“Good” starches and “bad” starches
Have you heard of “good” starches and “bad” starches, so what are they? In general, good starches do not cause blood sugar to skyrocket and contain lots of vitamins, minerals and fiber. Bad starch contains empty calories without any nutritional value.
Glycemic Index (GI)
The concept of determining how starchy foods increase blood sugar based on the Glycemic Index (GI). The GI rating assessed by experts is an important factor to consider when wanting to lose weight or control blood sugar. Simple sugars and starches are easily broken and absorbed by the body. Most starch is digested into glucose, which is the direct cause of increased blood sugar.
Foods that can cause rapid hyperglycemia are high GI foods. Low GI foods tend to contain more fiber. People with high blood pressure should also be careful with high GI foods.
A low-salt diet that is good for blood pressure is rich in starch with low GI and high in fiber. When you eat 4 to 5 servings of fruit and 4 to 5 servings of vegetables a day, you will automatically add a lot of fiber to your diet. Whole grains are also a great way to add fiber. In addition, nutritionists advise hypertension recommending using 4 to 5 servings of beans and nuts per week to supplement more fiber. A typical blood pressure control plan with 2000 calories contains more than 31 grams of fiber.
The need for fiber
Besides keeping blood sugar steady after each meal, fiber also has many important benefits. And in fact there are two types of fiber, one that promotes balance and the other offers some special health benefits.
“Raw fiber” is capable of keeping us at a normal level and is often called “insoluble fiber”. The other is soluble fiber, or “functional fiber”.
Raw fiber helps to accelerate the flow of waste from the intestinal tract and keeps us “normal”. It also reduces the risk of colon cancer. This type is found in bark and fruit powder, nuts of berry types, the outer layer of whole grains and vegetables.
Put the properties of soluble fiber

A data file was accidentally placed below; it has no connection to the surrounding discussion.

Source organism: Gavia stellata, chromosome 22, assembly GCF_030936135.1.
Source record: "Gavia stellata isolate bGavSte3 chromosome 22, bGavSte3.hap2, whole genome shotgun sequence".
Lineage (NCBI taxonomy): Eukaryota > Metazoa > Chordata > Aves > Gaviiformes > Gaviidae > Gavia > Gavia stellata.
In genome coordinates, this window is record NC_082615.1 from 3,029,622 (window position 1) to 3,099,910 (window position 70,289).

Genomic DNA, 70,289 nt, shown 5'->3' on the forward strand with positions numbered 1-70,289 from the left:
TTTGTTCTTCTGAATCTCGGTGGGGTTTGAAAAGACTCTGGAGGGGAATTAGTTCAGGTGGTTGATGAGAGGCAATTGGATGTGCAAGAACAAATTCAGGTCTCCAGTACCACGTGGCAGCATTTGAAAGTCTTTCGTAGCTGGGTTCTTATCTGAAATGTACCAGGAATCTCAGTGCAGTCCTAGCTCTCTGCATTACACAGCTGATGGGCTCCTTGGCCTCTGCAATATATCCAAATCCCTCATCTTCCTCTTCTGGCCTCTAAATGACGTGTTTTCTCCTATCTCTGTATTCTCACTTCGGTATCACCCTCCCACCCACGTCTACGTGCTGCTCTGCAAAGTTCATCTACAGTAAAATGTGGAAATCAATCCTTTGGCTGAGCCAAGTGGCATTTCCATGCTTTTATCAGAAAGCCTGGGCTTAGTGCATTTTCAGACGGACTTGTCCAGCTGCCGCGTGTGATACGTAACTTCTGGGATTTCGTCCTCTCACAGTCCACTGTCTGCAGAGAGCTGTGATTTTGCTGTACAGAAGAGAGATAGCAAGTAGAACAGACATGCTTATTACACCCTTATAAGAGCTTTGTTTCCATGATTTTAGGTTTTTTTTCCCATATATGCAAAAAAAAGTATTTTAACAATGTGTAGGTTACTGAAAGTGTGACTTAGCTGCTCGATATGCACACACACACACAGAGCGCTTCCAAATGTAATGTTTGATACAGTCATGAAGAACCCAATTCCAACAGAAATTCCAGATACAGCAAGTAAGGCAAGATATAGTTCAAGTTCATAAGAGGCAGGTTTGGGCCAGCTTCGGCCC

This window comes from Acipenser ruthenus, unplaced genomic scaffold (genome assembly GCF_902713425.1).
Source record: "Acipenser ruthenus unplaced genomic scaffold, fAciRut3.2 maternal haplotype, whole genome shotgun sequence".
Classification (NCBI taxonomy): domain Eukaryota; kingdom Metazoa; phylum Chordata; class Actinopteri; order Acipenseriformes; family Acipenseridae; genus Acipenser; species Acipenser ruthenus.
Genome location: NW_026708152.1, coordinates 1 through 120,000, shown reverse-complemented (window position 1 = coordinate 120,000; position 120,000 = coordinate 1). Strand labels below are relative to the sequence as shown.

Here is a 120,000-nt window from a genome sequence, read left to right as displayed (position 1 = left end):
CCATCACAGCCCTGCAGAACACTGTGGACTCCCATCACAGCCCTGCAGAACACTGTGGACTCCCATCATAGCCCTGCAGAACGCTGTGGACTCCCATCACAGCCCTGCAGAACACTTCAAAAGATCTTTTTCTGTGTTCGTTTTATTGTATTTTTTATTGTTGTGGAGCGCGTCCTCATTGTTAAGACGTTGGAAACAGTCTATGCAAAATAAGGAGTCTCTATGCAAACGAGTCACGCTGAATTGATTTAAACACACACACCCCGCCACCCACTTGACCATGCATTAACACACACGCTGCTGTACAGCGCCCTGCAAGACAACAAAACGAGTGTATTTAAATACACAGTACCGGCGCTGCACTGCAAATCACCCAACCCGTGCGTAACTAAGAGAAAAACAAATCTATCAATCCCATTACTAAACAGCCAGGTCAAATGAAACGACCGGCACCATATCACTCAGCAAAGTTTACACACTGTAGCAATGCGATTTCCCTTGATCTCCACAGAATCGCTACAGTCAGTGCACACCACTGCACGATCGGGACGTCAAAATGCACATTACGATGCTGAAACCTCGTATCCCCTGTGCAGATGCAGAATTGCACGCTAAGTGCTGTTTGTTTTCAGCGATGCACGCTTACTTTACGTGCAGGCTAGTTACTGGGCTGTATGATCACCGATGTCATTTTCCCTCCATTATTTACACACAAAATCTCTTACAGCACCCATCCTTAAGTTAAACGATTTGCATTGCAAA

Soluble fiber has many interesting properties. It helps promote balance by making the waste softer and easier to pass through the intestine. It also thickens food that is digested in the small intestine so the absorption of sugar will slow down. It can absorb cholesterol to eliminate, not to absorb.
Soluble fiber is found in oats, barley, fruits, especially apples, pears and oranges, green beans and lentils, green vegetables.
Although most people load more food than they need, we eat too little fiber. Instructions have shown that we should eat at least 25 grams of fiber each day. You can refer to the table below to increase fiber-rich foods at daily meals:
Soluble fiber Total
Apples, not peel 0.4 3.0
Pear, not peeled 0.7 4.6
Raspberry, ½ cup 0.3 2.6
Prunes, 5 1.1 3.1
Butter, ½ 1.2 3.8
Sweet potatoes, ½ cup 0.5 1.9
Broccoli, 2 0.2 1.8
Carrots, ½ cup 0.4 1.9
Spaghetti ½ cup 0.6 3.0
Okra, ½ cup 1.0 4.5
Cereals, 1/3 cup 0.7 8.1
Oats, ¾ cup 0.2 4.5
Some older people think that eating fiber makes them bloated. A gradual approach may allow your body to better adjust to fiber.
Try to add 1 to 2 kinds of fruits or vegetables to your diet every day and keep it regular for several days afterwards. Then continue to increase. If your body is still uncomfortable, you can try some supplements to digest fiber. More importantly, you also need to add more fluids when you increase dietary fiber. You need to drink at least 8 glasses of water a day. A diet high in fiber without fluids will make you constipated.
If you have any disease that needs to limit fluid, consult your doctor and dietitian about the appropriate amount of fluid and fiber before changing your diet.